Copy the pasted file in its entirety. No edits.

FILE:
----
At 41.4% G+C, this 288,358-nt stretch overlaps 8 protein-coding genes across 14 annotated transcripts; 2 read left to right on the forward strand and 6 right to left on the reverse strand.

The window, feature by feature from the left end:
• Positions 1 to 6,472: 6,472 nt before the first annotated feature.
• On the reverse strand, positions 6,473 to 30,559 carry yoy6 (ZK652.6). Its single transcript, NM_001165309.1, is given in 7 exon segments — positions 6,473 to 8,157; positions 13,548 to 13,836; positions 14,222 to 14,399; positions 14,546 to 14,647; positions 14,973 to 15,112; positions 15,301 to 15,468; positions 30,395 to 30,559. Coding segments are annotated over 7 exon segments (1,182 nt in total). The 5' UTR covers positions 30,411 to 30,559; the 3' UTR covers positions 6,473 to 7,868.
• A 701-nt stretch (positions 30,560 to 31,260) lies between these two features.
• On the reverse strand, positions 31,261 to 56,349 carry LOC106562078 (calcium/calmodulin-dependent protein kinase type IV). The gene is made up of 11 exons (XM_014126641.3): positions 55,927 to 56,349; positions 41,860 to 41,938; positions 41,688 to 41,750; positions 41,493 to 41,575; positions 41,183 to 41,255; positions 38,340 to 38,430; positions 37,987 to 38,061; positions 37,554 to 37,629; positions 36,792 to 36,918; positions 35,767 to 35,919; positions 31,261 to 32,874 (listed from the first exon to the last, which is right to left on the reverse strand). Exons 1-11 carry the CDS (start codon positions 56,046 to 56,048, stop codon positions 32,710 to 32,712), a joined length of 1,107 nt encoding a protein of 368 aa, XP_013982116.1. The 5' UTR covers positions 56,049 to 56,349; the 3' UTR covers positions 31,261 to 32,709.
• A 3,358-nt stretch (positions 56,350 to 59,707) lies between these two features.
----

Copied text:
At 41.4% G+C, this 288,358-nt stretch overlaps 8 protein-coding genes across 14 annotated transcripts; 2 read left to right on the forward strand and 6 right to left on the reverse strand.

The window, feature by feature from the left end:
• Positions 1 to 6,472: 6,472 nt before the first annotated feature.
• On the reverse strand, positions 6,473 to 30,559 carry yoy6 (ZK652.6). Its single transcript, NM_001165309.1, is given in 7 exon segments — positions 6,473 to 8,157; positions 13,548 to 13,836; positions 14,222 to 14,399; positions 14,546 to 14,647; positions 14,973 to 15,112; positions 15,301 to 15,468; positions 30,395 to 30,559. Coding segments are annotated over 7 exon segments (1,182 nt in total). The 5' UTR covers positions 30,411 to 30,559; the 3' UTR covers positions 6,473 to 7,868.
• A 701-nt stretch (positions 30,560 to 31,260) lies between these two features.
• On the reverse strand, positions 31,261 to 56,349 carry LOC106562078 (calcium/calmodulin-dependent protein kinase type IV). The gene is made up of 11 exons (XM_014126641.3): positions 55,927 to 56,349; positions 41,860 to 41,938; positions 41,688 to 41,750; positions 41,493 to 41,575; positions 41,183 to 41,255; positions 38,340 to 38,430; positions 37,987 to 38,061; positions 37,554 to 37,629; positions 36,792 to 36,918; positions 35,767 to 35,919; positions 31,261 to 32,874 (listed from the first exon to the last, which is right to left on the reverse strand). Exons 1-11 carry the CDS (start codon positions 56,046 to 56,048, stop codon positions 32,710 to 32,712), a joined length of 1,107 nt encoding a protein of 368 aa, XP_013982116.1. The 5' UTR covers positions 56,049 to 56,349; the 3' UTR covers positions 31,261 to 32,709.
• A 3,358-nt stretch (positions 56,350 to 59,707) lies between these two features.